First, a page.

nep-mic New Economics Papers
on Microeconomics
Issue of 2017‒03‒26
twenty papers chosen by
Jing-Yuan Chiou
National Taipei University

  1. Rewarding Mediocrity? Optimal Regulation of R&D Markets with Reputation Concerns By Chia-Hui Chen; Junichiro Ishida
  2. Myopia and Discounting By Xavier Gabaix; David Laibson
  3. Uncertain acts in games By Riedel, Frank
  4. Mechanism Design when players´ preferences and information coincide By Marcelo Caffera; Juan Dubra; Nicolás Figueroa
  5. Information transmission in hierarchies By Schopohl, Simon
  6. Voter Turnout with Peer Punishment By David K Levine; Andrea Mattozzi
  7. Constrained Allocation of Projects to Heterogenous Workers with Preferences over Peers By Flip Klijn
  8. Formation of coalition structures as a non-cooperative game By Dmitry Levando
  9. Targeted campaign competition, loyal voters, and supermajorities By Pierre C. Boyer; Kai A. Konrad; Brian Roberson
  10. Revenue ranking of optimally biased contests: the case of two players By Christian Ewerhart
  11. Prudence and preference for flexibility gain By Daniel Danau
  12. Memory, Attention, and Choice By Pedro Bordalo; Nicola Gennaioli; Andrei Shleifer
  13. Preference Discovery By Jason Delaney; Sarah Jacobson; Thorsten Moenig
  14. Bubbly Markov Equilibria By Martin Barbie; Marten Hillebrand
  15. Bertrand Competition under Network Externalities By Masaki Aoyagi;
  16. Welfare as Simple(x) Equity Equivalents By Loïc Berger; Johannes Emmerling
  17. Solving a hold-up problem may harm all firms: downstream R&D and transport-price contracts By Kazuhiro Takauchi; Tomomichi Mizuno
  18. Private versus Social Incentives for Pharmaceutical Innovation By Inés Macho-Stadler; David Pérez-Castrillo; Paula González
  19. Competitive foreclosure By Jozsef Sakovics; Roberto Burguet
  20. When was Coase right? By Bergstrom, Ted

  1. By: Chia-Hui Chen; Junichiro Ishida
    Abstract: In this paper, we consider a dynamic signaling model of an R&D market in which a researcher can choose either a safe project (exploitation) or a risky project (exploration) at each instance. We argue that there are substantial efficiency gains from rewarding minor innovations above their social value and further that it is indeed superior to rewarding major innovations directly, even when those minor innovations are intrinsically valueless in themselves. When only major innovations are rewarded, the R&D market eventually shuts down due to a version of the lemons problem. Rewarding minor innovations is actually conducive to major innovations as it induces self-sorting among researchers, which is essential in providing time and resources necessary for more productive ones to take riskier but more ambitious approaches. This result draws clear contrast to the static counterpart where such a scheme can never be optimal. Our model also exhibits reputation dynamics which capture a pervasive view in academia that “no publications are better than a few mediocre publications” at an early stage of one's career.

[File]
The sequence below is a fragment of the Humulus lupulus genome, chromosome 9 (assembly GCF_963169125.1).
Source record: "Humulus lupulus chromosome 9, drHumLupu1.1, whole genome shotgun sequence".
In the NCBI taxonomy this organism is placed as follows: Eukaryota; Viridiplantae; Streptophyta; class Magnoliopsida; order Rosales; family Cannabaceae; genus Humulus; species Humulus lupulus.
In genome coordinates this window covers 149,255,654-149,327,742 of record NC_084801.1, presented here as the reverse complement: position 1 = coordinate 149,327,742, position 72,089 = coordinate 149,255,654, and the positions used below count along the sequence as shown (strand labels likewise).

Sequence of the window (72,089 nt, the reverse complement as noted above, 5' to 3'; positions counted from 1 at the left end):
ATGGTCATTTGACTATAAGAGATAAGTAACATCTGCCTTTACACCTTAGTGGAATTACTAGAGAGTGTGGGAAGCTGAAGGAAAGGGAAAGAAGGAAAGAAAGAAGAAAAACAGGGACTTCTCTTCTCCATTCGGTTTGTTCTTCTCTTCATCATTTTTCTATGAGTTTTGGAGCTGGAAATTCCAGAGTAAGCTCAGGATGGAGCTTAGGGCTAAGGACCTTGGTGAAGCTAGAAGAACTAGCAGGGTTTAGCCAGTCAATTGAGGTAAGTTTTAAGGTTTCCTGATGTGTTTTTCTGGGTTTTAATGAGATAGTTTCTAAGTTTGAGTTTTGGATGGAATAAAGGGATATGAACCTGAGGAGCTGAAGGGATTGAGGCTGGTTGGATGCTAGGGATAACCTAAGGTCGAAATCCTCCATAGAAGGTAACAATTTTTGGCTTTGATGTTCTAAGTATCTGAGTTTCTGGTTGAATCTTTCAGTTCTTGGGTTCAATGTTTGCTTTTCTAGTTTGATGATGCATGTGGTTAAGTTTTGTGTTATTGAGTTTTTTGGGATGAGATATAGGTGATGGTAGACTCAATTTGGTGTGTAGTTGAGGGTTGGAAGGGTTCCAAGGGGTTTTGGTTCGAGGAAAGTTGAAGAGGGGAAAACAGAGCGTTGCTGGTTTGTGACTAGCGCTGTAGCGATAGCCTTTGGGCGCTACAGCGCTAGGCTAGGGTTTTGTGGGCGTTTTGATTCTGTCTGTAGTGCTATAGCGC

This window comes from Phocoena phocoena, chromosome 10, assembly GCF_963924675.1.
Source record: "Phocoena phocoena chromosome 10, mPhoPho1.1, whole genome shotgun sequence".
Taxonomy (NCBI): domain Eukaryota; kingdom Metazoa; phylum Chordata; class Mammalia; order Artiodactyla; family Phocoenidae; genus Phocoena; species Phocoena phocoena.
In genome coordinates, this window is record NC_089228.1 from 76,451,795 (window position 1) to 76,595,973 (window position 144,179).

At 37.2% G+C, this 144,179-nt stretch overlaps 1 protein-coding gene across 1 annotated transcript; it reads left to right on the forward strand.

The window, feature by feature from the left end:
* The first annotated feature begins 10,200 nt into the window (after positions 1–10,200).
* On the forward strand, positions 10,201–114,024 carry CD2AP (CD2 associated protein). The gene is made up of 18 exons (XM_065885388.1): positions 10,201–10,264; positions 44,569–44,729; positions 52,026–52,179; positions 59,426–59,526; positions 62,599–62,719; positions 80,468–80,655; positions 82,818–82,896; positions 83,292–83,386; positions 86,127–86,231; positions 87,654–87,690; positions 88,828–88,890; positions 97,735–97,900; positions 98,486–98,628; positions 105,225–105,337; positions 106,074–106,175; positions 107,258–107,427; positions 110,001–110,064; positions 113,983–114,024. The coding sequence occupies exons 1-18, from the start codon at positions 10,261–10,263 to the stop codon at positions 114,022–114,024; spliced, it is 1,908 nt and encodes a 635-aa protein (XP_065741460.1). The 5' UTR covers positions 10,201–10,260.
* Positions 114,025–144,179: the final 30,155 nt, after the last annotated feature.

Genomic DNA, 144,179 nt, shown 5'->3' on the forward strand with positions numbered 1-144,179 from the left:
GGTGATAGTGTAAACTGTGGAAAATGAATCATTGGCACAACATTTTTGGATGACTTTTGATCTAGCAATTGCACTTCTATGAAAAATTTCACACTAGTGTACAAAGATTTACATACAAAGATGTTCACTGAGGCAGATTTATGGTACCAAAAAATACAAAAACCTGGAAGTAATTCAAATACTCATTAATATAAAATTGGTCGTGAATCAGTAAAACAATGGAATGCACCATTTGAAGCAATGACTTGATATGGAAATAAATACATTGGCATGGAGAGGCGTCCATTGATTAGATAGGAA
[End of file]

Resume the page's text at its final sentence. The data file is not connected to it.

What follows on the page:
Date: 2017–03
  2. By: Xavier Gabaix; David Laibson
    Abstract: We assume that perfectly patient agents estimate the value of future events by generating noisy, unbiased simulations and combining those signals with priors to form posteriors. These posterior expectations exhibit as-if discounting: agents make choices as if they were maximizing a stream of known utils weighted by a discount function, D(t). This as-if discount function reflects the fact that estimated utils are a combination of signals and priors, so average expectations are optimally shaded toward the mean of the prior distribution, generating behavior that partially mimics the properties of classical time preferences. When the simulation noise has variance that is linear in the event's horizon, the as-if discount function is hyperbolic, D(t)=1/(1+a t). Our agents exhibit systematic preference reversals, but have no taste for commitment because they suffer from imperfect foresight, which is not a self-control problem. In our framework, agents that are more skilled at forecasting (e.g., those with more intelligence) exhibit less discounting. Agents with more domain-relevant experience exhibit less discounting. Older agents exhibit less discounting (except those with cognitive decline). Agents who are encouraged to spend more time thinking about an intertemporal tradeoff exhibit less discounting. Agents who are unable to think carefully about an intertemporal tradeoff – e.g., due to cognitive load – exhibit more discounting. In our framework, patience is highly unstable, fluctuating with the accuracy of forecasting.